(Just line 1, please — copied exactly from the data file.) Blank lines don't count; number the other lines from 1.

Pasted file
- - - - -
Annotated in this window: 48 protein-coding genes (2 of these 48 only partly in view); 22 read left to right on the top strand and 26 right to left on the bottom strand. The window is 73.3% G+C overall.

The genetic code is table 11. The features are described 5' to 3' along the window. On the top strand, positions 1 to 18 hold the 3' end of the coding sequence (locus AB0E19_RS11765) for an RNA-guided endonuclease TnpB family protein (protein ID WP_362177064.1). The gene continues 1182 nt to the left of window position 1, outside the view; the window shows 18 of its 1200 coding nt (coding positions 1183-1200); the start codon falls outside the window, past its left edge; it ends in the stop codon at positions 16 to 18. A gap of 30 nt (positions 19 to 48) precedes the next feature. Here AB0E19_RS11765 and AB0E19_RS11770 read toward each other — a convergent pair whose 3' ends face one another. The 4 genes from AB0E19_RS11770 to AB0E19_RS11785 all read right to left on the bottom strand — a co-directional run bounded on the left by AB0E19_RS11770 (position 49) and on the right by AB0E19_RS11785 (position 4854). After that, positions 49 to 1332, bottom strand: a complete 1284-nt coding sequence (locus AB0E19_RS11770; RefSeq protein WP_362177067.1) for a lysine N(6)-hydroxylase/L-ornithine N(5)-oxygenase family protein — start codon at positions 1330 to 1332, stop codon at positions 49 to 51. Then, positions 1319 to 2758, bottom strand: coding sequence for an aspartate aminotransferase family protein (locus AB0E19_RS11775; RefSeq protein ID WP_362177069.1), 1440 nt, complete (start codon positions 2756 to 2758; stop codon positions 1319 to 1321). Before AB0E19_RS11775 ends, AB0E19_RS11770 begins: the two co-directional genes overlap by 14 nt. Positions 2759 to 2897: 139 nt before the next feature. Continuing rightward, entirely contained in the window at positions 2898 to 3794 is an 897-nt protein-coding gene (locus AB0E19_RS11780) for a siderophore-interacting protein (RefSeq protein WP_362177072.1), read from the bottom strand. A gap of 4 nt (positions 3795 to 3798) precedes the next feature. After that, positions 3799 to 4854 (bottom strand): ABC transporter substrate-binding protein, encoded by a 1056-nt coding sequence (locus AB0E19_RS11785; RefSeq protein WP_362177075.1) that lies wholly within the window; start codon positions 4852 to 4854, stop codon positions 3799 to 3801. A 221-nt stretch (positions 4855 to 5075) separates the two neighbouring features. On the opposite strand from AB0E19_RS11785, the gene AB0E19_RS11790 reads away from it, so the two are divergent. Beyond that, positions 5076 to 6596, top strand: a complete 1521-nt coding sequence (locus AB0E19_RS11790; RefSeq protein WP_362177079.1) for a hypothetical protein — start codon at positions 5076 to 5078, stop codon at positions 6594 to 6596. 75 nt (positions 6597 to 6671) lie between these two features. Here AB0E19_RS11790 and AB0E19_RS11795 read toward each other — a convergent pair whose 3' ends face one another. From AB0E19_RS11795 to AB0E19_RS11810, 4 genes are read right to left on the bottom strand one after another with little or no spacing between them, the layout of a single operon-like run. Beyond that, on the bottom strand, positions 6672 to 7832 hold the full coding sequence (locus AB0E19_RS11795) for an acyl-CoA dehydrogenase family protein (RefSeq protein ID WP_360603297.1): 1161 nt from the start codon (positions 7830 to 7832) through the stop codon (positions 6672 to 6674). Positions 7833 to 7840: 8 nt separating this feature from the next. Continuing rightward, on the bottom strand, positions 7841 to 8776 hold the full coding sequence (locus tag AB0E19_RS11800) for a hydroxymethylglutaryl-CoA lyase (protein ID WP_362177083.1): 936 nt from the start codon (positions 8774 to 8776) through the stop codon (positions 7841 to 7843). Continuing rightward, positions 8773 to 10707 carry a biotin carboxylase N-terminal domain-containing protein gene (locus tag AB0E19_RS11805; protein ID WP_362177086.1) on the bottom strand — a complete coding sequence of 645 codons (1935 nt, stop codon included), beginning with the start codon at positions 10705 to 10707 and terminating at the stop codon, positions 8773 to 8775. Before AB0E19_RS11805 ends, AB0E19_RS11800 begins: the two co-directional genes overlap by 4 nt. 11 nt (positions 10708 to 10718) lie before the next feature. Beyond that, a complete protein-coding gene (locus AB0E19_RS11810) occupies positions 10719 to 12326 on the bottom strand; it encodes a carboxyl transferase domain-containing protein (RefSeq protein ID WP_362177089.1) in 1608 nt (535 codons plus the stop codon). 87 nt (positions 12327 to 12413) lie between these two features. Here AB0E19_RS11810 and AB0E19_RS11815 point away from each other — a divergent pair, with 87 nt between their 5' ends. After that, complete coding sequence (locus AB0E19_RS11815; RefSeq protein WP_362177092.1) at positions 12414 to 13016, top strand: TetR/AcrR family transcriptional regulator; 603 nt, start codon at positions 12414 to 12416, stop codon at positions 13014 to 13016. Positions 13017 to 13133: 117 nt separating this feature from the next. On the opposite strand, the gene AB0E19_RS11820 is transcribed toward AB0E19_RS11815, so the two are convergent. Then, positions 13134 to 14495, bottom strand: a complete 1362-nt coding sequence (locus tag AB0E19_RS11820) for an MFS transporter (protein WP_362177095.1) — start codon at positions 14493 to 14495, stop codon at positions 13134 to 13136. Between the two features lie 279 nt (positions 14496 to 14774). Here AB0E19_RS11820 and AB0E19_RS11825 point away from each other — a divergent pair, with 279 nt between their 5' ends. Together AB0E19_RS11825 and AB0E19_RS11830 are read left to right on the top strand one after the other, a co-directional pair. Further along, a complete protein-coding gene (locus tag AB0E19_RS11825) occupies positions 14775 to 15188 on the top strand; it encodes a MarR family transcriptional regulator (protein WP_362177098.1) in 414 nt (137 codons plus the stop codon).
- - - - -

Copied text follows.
Annotated in this window: 48 protein-coding genes (2 of these 48 only partly in view); 22 read left to right on the top strand and 26 right to left on the bottom strand. The window is 73.3% G+C overall.